Ofcom have ordered BT to separate from its Openreach network, as the company has failed to voluntary address what Ofcom labelled "competition concerns". The monopoly that BT holds over the UK's broadband infrastructure will undergo a gradual break-up, but it is still seen as a victory for rivals to the telecoms giant.
The Telecoms regulator said formal notification has been given to BT, requiring the "legal separation" of Openreach "after BT failed to offer voluntary proposals that address our competition concerns".
Ofcom said creating a more independent Openreach, which works "in the interest of all providers, not just BT" was vital for improving broadband and telephone services across Britain.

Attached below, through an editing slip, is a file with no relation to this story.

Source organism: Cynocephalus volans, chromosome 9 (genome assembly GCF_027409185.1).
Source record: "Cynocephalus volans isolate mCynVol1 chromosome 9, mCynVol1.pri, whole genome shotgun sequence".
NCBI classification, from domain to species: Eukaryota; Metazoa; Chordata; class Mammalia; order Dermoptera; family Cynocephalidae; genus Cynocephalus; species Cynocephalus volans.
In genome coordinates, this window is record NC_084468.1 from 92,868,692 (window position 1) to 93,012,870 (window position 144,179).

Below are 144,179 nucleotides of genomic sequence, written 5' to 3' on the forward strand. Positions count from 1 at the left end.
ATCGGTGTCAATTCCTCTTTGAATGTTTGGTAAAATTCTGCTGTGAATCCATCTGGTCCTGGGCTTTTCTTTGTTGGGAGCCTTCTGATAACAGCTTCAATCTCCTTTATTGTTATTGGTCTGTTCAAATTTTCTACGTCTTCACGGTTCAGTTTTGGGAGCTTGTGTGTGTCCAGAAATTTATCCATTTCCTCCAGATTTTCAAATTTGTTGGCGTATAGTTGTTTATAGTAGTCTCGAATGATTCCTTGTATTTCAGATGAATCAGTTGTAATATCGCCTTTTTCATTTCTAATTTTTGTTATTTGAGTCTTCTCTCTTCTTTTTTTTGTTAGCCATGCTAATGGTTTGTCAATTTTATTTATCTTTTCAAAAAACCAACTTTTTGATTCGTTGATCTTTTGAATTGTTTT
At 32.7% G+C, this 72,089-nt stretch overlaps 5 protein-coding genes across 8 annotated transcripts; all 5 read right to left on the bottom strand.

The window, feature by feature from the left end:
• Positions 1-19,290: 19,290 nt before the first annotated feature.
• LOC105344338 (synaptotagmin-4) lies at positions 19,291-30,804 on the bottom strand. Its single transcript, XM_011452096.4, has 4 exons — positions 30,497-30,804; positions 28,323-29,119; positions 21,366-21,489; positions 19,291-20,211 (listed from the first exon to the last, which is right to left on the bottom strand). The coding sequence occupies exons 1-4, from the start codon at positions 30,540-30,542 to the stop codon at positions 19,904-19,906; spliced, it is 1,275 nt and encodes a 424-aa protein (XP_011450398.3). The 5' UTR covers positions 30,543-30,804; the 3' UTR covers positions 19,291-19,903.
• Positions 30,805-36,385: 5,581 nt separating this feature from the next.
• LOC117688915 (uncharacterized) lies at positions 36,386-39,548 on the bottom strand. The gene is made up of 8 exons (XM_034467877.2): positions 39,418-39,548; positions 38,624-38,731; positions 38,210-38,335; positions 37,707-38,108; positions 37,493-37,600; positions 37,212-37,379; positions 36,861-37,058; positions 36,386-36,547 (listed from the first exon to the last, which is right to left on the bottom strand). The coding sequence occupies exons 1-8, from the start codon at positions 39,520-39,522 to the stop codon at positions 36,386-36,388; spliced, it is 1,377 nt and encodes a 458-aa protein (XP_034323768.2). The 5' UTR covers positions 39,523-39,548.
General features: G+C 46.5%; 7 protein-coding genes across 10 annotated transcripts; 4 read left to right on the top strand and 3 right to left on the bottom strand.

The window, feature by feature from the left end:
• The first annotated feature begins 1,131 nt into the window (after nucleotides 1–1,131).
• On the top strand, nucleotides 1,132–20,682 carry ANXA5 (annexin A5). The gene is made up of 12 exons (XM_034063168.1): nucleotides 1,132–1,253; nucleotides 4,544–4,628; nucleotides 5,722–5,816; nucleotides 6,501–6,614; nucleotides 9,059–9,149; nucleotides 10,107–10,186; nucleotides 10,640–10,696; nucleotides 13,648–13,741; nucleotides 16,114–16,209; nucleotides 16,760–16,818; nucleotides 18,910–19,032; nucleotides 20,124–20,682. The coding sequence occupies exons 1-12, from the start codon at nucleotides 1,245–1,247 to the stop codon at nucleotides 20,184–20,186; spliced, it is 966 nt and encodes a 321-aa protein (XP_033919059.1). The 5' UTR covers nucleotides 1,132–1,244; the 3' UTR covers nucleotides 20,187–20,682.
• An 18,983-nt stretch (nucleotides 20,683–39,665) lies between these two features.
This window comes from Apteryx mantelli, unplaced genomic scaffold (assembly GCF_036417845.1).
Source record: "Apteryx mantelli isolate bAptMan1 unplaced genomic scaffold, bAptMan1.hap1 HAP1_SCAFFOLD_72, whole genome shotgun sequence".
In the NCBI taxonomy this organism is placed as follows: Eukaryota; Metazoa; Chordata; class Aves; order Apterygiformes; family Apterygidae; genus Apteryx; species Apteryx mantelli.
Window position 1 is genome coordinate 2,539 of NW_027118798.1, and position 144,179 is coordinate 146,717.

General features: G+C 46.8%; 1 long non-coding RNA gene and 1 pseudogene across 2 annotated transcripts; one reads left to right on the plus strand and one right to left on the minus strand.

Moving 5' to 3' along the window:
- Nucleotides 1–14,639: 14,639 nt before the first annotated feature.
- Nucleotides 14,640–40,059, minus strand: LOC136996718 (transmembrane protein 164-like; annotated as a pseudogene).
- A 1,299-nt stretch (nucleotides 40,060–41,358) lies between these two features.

In a statement it said: "We are disappointed that BT has not yet come forward with proposals that meet our competition concerns.
"Some progress has been made, but this has not been enough, and action is required now to deliver better outcomes for phone and broadband users," it said.
The plan is for Openreach to become a "distinct company" within BT, with more control over its own finances and an independent board.
It comes after BT appointed a former Ofcom director as the first chairman of its Openreach business in a bid to make the network division more independent.
Mike McTighe, who spent eight years on the board of the communications industry regulator before stepping down last year, will join Openreach in January, BT announced last night.
Responding to Ofcom's announcement this morning, BT said: "We put forward proposals in July that we believe are fair and sustainable, and that meet Ofcom’s objectives without disproportionate costs.
"We are implementing these proposals, and have just appointed Mike McTighe to be the first chairman of Openreach. We are in discussions with Ofcom on two outstanding issues, the reporting line of the Openreach CEO and the form of legal incorporation."
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